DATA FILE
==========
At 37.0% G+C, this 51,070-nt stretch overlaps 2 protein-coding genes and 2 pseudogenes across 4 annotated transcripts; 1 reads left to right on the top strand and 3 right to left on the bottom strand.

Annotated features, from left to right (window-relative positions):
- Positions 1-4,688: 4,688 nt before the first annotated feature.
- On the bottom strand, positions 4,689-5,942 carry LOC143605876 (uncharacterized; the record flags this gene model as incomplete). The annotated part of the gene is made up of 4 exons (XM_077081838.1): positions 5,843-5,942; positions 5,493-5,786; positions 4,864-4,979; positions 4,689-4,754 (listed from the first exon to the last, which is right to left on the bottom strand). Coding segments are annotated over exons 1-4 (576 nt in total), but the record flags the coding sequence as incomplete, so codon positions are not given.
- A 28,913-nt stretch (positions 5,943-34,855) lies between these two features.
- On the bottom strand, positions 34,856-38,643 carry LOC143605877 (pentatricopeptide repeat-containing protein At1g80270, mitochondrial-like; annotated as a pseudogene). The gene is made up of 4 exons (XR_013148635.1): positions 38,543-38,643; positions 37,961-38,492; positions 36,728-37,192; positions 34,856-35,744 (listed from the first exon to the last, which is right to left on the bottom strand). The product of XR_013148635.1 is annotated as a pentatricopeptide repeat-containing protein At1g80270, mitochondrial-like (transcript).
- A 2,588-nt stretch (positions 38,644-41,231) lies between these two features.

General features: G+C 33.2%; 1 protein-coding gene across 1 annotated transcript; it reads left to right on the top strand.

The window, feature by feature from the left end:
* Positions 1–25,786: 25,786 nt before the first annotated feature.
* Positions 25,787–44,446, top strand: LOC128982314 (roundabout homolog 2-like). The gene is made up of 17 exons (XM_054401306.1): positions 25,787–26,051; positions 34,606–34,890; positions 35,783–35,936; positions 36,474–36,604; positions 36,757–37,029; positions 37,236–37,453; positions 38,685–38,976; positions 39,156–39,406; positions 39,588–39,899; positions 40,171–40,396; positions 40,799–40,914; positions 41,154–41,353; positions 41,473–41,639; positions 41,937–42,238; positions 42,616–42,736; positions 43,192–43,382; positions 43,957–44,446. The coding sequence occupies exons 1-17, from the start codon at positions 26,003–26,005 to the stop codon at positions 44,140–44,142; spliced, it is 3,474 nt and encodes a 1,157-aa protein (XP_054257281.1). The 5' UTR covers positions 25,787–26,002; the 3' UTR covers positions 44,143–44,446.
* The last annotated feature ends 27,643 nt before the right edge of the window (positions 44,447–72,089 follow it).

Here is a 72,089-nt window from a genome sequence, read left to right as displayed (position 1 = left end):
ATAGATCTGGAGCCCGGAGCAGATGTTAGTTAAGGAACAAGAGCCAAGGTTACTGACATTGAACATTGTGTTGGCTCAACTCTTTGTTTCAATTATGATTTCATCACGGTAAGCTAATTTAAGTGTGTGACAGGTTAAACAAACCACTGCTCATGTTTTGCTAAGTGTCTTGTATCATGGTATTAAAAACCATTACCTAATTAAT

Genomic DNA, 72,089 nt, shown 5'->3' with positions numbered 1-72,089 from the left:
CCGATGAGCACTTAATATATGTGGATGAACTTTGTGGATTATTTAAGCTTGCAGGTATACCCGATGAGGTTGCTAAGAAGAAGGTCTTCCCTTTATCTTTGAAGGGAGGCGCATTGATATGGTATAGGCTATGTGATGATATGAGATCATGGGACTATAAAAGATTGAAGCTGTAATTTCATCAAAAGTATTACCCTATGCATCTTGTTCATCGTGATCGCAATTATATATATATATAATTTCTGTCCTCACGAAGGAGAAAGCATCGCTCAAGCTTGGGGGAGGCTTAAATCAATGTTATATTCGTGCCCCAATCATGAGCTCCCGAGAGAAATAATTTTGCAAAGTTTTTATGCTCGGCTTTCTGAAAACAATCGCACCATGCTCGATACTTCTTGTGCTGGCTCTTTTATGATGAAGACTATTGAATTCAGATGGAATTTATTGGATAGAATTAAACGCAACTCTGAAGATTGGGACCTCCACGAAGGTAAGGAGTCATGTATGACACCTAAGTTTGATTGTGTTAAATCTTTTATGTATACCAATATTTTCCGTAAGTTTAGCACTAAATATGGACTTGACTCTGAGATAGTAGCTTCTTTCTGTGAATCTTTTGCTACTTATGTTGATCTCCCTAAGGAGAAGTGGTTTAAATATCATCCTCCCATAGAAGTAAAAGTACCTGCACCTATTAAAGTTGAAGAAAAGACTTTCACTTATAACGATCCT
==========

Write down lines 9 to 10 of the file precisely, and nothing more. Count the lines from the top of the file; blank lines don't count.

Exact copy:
The window, feature by feature from the left end:
* Positions 1–25,786: 25,786 nt before the first annotated feature.